Athena Parthenos

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Athena Parthenos (Greek: Ἀθηνᾶ Παρθένος; literally, "Athena the Virgin") was the title of a massive chryselephantine sculpture of the Greek goddess Athena made by Phidias and housed in the Parthenon in Athens. Its epithet was an essential character of the goddess herself. A number of replicas and works inspired by it, both ancient and modern, have been made.

It was the most renowned cult image of Athens,[1] considered one of the greatest achievements of the most acclaimed sculptor of ancient Greece. Phidias began his work around 447 BC.[2] Lachares removed the gold sheets in 296 BC to pay his troops, and the bronze replacements for them were probably gilded thereafter; it was damaged by a fire about 165 BC but repaired.[3] It continued to stand in the Parthenon in the fifth century AD, when it may have been lost in another fire. An account mentions it in Constantinople in the tenth century, however.[4]



The ancient historian Pausanias gave a description of the statue:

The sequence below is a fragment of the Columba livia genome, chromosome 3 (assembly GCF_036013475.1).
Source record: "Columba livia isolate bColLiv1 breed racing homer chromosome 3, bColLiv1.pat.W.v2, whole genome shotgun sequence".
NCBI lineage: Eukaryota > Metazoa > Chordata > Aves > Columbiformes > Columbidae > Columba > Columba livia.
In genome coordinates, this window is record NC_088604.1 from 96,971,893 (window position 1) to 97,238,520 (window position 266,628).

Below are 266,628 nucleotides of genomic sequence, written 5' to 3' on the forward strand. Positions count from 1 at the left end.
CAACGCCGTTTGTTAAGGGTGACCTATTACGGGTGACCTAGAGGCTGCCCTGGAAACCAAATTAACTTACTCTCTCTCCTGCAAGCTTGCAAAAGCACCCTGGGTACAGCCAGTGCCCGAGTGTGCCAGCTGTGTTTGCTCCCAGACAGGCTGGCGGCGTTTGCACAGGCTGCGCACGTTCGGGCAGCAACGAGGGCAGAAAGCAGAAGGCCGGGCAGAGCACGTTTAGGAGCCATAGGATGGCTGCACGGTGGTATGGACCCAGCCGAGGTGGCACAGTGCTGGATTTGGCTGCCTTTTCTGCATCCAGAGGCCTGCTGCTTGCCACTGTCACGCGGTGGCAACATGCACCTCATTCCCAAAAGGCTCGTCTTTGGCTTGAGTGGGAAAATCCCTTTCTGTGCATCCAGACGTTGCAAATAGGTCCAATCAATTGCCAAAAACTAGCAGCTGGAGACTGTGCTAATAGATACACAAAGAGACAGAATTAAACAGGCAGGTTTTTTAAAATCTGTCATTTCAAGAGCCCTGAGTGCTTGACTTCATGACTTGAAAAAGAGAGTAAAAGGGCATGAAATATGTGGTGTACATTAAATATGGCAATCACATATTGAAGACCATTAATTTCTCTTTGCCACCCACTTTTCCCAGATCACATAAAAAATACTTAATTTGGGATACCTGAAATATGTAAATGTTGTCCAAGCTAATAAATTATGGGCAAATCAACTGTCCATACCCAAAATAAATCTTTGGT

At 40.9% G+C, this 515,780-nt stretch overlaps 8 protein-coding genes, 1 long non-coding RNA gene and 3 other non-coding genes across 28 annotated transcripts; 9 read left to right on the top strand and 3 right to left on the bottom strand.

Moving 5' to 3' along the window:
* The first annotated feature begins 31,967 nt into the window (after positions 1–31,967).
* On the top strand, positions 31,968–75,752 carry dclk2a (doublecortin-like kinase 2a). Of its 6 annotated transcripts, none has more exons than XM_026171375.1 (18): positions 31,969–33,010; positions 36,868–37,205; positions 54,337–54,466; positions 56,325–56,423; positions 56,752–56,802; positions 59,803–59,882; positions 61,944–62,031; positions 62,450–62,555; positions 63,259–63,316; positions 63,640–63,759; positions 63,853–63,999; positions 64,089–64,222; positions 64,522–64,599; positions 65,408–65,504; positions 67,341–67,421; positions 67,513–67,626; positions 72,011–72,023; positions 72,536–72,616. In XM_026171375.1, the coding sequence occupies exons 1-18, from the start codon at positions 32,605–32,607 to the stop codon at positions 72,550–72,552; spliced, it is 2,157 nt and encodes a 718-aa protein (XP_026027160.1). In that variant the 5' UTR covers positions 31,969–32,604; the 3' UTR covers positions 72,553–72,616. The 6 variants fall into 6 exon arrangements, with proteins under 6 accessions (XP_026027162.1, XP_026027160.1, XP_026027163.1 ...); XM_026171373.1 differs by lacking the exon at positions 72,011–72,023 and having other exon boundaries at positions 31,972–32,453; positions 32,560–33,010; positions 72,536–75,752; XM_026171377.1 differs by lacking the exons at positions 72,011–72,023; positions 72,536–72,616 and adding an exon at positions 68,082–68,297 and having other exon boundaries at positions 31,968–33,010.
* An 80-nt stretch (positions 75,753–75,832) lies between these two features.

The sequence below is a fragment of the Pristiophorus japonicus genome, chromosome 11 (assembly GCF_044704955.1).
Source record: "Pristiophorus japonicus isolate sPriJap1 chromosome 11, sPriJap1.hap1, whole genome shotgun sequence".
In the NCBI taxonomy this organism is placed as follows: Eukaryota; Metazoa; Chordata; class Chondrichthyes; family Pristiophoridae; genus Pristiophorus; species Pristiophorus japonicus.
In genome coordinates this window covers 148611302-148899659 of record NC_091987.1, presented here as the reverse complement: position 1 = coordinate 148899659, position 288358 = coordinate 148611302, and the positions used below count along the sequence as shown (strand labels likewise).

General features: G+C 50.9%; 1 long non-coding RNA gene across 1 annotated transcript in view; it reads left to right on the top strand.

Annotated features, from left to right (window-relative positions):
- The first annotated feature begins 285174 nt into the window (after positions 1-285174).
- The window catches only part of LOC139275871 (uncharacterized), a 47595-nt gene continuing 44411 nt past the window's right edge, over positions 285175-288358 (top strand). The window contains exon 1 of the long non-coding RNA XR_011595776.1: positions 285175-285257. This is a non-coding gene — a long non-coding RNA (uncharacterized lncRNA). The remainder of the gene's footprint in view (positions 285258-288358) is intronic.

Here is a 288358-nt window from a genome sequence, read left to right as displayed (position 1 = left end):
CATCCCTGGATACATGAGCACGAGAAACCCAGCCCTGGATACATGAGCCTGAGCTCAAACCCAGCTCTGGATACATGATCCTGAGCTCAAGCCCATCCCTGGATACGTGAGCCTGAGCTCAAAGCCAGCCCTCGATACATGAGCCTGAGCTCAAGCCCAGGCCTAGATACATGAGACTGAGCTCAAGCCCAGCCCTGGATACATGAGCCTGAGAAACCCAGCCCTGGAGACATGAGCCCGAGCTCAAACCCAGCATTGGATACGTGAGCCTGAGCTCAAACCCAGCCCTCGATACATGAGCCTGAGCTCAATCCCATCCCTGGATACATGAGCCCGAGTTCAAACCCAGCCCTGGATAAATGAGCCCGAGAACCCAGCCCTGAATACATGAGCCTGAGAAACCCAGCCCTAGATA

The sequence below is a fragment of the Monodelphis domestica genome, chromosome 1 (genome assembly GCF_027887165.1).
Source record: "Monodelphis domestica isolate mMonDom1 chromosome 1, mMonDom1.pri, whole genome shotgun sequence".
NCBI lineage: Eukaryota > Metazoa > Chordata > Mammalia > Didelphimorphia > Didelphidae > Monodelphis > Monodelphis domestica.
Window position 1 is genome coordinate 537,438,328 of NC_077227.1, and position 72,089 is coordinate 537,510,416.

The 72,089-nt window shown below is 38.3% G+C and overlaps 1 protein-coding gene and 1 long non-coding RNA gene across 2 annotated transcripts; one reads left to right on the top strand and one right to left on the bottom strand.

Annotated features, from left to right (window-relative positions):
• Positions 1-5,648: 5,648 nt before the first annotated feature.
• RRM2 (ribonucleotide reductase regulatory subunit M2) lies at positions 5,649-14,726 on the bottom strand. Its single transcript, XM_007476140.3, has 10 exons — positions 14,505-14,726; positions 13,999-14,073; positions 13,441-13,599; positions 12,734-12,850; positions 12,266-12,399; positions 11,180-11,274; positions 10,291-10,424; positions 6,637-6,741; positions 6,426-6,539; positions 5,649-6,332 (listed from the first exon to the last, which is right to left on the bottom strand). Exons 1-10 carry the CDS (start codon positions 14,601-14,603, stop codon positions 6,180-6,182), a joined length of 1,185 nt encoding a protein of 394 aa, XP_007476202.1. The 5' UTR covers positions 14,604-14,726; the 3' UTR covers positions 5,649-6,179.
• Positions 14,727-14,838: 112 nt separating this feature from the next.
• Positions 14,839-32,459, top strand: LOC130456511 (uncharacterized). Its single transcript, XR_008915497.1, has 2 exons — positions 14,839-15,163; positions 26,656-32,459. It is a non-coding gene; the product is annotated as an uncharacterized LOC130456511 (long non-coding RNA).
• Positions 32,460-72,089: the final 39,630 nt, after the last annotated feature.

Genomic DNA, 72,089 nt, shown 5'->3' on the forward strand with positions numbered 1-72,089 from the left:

...The statue itself is made of ivory silver and gold. On the middle of her helmet is placed a likeness of the Sphinx ... and on either side of the helmet are griffins in relief. ... The statue of Athena is upright, with a tunic reaching to the feet, and on her breast the head of Medusa is worked in ivory. She holds a statue of Victory about four cubits high, and in the other hand a spear; at her feet lies a shield and near the spear is a serpent. This serpent would be Erichthonius. On the pedestal is the birth of Pandora in relief.[5]

The general type of the Athena Parthenos, although not its character and quality, can be assessed from its image on coins[6] from its reproductions as miniature sculptures, as votive objects, and in representations on engraved gems.[7]

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